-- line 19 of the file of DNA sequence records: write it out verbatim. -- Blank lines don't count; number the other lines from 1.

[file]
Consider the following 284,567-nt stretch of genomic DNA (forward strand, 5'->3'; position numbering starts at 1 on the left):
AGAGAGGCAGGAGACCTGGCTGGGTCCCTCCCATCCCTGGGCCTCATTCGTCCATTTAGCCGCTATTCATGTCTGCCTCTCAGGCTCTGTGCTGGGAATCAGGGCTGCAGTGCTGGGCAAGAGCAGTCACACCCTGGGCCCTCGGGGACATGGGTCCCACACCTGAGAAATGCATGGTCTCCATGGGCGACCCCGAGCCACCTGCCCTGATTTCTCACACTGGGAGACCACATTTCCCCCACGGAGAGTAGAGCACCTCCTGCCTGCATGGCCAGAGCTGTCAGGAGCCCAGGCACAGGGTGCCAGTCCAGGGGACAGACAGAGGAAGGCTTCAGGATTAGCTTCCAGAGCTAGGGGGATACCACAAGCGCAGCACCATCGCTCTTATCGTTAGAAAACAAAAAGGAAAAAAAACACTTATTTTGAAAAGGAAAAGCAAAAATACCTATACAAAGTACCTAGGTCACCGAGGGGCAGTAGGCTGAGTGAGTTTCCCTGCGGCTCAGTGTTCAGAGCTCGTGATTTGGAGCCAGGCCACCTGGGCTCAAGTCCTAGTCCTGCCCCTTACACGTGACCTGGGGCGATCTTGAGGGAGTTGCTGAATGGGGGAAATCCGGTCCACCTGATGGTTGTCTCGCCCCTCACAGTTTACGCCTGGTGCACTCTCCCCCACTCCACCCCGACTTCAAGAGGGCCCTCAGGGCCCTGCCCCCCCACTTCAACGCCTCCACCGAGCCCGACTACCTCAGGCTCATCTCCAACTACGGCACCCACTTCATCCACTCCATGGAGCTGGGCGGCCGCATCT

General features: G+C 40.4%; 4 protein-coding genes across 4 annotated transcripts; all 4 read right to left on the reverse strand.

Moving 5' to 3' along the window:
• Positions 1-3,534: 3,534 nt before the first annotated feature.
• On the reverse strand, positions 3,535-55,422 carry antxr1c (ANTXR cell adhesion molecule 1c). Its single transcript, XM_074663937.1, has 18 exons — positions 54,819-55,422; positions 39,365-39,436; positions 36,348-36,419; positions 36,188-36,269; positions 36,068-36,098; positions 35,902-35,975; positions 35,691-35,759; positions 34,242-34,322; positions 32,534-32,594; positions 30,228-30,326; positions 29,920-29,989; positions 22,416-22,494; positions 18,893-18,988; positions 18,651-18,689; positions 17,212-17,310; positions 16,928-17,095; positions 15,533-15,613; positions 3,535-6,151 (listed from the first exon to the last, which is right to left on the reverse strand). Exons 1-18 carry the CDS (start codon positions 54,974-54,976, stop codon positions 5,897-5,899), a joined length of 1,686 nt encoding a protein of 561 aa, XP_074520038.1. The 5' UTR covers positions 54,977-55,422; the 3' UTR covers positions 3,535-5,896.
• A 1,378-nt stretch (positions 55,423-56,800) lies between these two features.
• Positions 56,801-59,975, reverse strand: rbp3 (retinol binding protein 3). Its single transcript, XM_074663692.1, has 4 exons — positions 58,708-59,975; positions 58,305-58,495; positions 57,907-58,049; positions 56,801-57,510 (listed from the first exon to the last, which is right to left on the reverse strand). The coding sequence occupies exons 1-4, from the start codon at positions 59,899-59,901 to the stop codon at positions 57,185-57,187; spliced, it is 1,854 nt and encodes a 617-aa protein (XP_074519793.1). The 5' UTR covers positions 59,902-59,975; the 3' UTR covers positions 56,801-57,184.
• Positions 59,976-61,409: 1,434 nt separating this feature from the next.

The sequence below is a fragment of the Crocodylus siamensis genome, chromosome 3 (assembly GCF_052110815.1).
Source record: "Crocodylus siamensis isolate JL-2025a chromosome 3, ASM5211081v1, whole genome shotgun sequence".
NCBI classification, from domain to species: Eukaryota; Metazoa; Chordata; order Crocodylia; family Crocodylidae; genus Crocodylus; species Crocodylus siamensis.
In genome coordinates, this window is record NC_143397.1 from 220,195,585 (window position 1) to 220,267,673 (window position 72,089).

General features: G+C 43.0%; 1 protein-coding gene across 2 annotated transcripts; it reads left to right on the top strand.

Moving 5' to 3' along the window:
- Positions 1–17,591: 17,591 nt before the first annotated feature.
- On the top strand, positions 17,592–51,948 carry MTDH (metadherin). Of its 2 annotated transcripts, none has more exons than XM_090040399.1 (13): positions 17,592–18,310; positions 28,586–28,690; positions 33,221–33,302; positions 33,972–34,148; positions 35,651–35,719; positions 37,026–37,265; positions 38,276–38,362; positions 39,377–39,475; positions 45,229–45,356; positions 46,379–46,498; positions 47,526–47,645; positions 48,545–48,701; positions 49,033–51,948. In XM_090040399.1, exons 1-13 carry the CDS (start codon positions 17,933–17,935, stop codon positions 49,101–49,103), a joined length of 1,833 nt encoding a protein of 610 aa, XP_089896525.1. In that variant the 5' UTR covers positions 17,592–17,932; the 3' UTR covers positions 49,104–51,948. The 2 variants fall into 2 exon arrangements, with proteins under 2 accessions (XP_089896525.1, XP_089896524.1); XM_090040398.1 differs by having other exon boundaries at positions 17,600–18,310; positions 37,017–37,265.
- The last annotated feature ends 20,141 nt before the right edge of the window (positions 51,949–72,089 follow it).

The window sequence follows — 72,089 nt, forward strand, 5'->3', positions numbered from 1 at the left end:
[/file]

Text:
The window sequence follows — 72,089 nt, forward strand, 5'->3', positions numbered from 1 at the left end: